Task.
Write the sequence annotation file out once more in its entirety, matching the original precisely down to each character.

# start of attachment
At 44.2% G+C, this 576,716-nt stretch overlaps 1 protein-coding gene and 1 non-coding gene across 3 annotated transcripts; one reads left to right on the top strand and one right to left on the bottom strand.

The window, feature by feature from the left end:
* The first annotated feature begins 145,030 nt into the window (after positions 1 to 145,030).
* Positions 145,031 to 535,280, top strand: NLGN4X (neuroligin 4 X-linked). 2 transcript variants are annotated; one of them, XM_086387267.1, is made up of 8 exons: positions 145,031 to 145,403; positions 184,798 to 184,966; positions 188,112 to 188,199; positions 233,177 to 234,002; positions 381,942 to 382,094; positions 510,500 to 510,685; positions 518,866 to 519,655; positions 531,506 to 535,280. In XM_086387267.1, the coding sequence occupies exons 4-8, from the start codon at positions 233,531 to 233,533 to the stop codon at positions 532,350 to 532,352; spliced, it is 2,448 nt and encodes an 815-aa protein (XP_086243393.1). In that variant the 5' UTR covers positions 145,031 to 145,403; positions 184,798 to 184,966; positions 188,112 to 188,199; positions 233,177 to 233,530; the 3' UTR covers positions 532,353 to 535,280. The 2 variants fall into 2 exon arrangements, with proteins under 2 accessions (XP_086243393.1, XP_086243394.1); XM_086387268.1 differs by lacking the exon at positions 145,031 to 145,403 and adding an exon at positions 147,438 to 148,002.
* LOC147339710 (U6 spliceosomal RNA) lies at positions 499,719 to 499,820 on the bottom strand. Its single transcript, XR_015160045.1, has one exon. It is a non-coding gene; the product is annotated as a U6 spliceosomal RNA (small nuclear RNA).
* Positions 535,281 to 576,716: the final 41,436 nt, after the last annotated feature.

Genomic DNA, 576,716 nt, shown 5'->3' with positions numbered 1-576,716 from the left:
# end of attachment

At 44.2% G+C, this 576,716-nt stretch overlaps 1 protein-coding gene and 1 non-coding gene across 3 annotated transcripts; one reads left to right on the top strand and one right to left on the bottom strand.

The window, feature by feature from the left end:
* The first annotated feature begins 145,030 nt into the window (after positions 1 to 145,030).
* Positions 145,031 to 535,280, top strand: NLGN4X (neuroligin 4 X-linked). 2 transcript variants are annotated; one of them, XM_086387267.1, is made up of 8 exons: positions 145,031 to 145,403; positions 184,798 to 184,966; positions 188,112 to 188,199; positions 233,177 to 234,002; positions 381,942 to 382,094; positions 510,500 to 510,685; positions 518,866 to 519,655; positions 531,506 to 535,280. In XM_086387267.1, the coding sequence occupies exons 4-8, from the start codon at positions 233,531 to 233,533 to the stop codon at positions 532,350 to 532,352; spliced, it is 2,448 nt and encodes an 815-aa protein (XP_086243393.1). In that variant the 5' UTR covers positions 145,031 to 145,403; positions 184,798 to 184,966; positions 188,112 to 188,199; positions 233,177 to 233,530; the 3' UTR covers positions 532,353 to 535,280. The 2 variants fall into 2 exon arrangements, with proteins under 2 accessions (XP_086243393.1, XP_086243394.1); XM_086387268.1 differs by lacking the exon at positions 145,031 to 145,403 and adding an exon at positions 147,438 to 148,002.
* LOC147339710 (U6 spliceosomal RNA) lies at positions 499,719 to 499,820 on the bottom strand. Its single transcript, XR_015160045.1, has one exon. It is a non-coding gene; the product is annotated as a U6 spliceosomal RNA (small nuclear RNA).
* Positions 535,281 to 576,716: the final 41,436 nt, after the last annotated feature.

Genomic DNA, 576,716 nt, shown 5'->3' with positions numbered 1-576,716 from the left: